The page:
Monday, July 1, 2013
Pariscope Vol 1: Dining Ettiquette in Paris
Cultural Etiquette for the Foreign Francophile!
Dining: How to dine with Parisians in a Paris home!
· The 15-minute rule - If you show up at the appointed hour, chances are you’ll end up waiting for your host to appear. If you’re much later than 15 minutes, you’ll probably score a dirty look or two.
· The emphasis is on dinner, not grazing appetizers - don't expect lots of appetizers. The French don’t like to ruin the appetite pre-dinner. Dinner is usually first course, main course, cheese platter and dessert.
· Eating bread - do not bite and do not slice bread with a knife. Instead tear/pulling pieces apart with your fingers and eating smaller bits. If butter is offered as it usually is, use your knife the spread the butter; do not swipe the bread across the butter.
· Fork in left hand - watch a French person eat and the fork is always in their left hand the entire time, not just when cutting food. It seems strange to the French to switch the fork to the right hand after we cut our food.
· Keep your hands in view - Not in your lap. As for elbows, some French keep them on the table some don’t. So just follow the lead of those you're with.
· Eating salad - do not cut your salad leaves into smaller pieces, instead use your fork (in your left hand, if you can) to fold the leaves into a small, bite-size portion.
· Soup rules - Soupspoons are used when there’s soup, and always tip the shallow soup bowl away from you when you’re finishing it. If you’re presented with a bowl that looks like a cup with handles, you may pick it up and drink the last remains and not be considered rude.
· Wine - Never pour your own wine—wait for your host or hostess or another delegate to refill your glass. The French are very good at drinking in moderation during long dinners; in other words, don’t overindulge if you’re attending a “proper” French dinner party. If you’re offered an apéritif before dinner, opt for champagne or white wine.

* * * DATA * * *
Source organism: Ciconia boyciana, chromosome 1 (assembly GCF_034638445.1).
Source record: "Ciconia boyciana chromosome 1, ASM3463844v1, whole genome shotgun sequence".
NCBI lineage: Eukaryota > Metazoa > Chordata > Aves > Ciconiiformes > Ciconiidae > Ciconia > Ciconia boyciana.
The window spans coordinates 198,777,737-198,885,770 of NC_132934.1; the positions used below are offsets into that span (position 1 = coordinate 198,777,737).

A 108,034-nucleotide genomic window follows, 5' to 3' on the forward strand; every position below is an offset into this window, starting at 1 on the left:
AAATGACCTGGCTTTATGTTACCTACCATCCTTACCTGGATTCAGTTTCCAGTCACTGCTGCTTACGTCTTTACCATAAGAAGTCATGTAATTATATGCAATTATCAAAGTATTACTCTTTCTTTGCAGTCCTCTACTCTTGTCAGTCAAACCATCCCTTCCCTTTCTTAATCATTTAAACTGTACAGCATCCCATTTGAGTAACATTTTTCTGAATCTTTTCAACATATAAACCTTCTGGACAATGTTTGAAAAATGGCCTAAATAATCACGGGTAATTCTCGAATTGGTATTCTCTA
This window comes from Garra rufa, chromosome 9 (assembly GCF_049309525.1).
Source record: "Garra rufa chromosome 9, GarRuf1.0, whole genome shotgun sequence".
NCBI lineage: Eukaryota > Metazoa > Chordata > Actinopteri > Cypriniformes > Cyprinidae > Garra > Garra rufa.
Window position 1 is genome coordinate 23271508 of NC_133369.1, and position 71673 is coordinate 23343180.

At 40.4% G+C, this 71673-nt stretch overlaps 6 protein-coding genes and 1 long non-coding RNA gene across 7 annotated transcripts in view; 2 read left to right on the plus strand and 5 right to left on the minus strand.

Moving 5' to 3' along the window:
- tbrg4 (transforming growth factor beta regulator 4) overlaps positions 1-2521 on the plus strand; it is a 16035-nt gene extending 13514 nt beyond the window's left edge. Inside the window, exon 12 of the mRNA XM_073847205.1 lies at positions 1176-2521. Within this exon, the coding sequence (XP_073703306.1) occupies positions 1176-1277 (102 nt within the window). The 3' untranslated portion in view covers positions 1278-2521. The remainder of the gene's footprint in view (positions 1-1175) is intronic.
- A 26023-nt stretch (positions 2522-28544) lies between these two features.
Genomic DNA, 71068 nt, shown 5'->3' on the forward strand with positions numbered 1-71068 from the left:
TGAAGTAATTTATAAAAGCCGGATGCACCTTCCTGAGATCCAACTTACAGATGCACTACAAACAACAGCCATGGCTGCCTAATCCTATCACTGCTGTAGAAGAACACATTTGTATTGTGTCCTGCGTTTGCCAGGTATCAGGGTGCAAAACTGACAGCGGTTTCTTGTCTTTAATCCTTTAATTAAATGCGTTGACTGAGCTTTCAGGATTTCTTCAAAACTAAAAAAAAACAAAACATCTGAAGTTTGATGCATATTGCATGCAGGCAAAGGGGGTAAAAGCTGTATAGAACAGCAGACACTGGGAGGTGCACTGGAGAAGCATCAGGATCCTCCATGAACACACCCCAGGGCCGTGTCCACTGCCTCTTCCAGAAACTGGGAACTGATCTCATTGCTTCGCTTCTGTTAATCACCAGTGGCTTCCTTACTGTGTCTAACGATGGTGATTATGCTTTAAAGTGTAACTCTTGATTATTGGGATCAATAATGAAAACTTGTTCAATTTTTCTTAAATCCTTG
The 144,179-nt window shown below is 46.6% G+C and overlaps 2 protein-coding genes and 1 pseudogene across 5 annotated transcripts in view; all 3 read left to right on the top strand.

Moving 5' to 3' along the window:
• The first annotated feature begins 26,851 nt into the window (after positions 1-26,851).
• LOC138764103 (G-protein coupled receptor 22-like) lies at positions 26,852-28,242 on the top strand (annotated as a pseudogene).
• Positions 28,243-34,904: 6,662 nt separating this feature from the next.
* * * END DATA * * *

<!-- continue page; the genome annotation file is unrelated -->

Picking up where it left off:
· Don’t ask your dinner partner what he or she does for a living. They’ll tell you sooner or later and if you’re French or understand the “social codes.”
· Don’t ask questions about income or salary—that’s considered ruder than rude.
· Don’t say you don’t like a particular food served to you. If you’re a vegetarian or have certain dietary restrictions, notify your host before the dinner and offer to bow out if accommodating your needs is awkward for the hostess.
· Don’t ask for a tour of the apartment. The French consider that an invasion of their personal space and whatever you do, never ask the cost of an apartment or home.
· Don’t serve cheese before dinner, should you ever entertain French guests. Cheese is served after the main course with or without salad.
· Dress code - Even if your host tells you to dress casually for an informal dinner in a French person’s home, don’t take them at their word and don’t arrive wearing anything less than you’d wear to a cocktail party unless you’re dining at a country home.
· Safe dinner discussion topics - You’ll never go wrong asking your hosts and their guests about recent vacations, their next vacation and what they’re currently reading. Those subjects are safe.
· Last words of advice - Take the hint about when it’s time to leave and do make a polite exit. If a tray of water and juice is passed, that’s a signal that it’s been a lovely evening.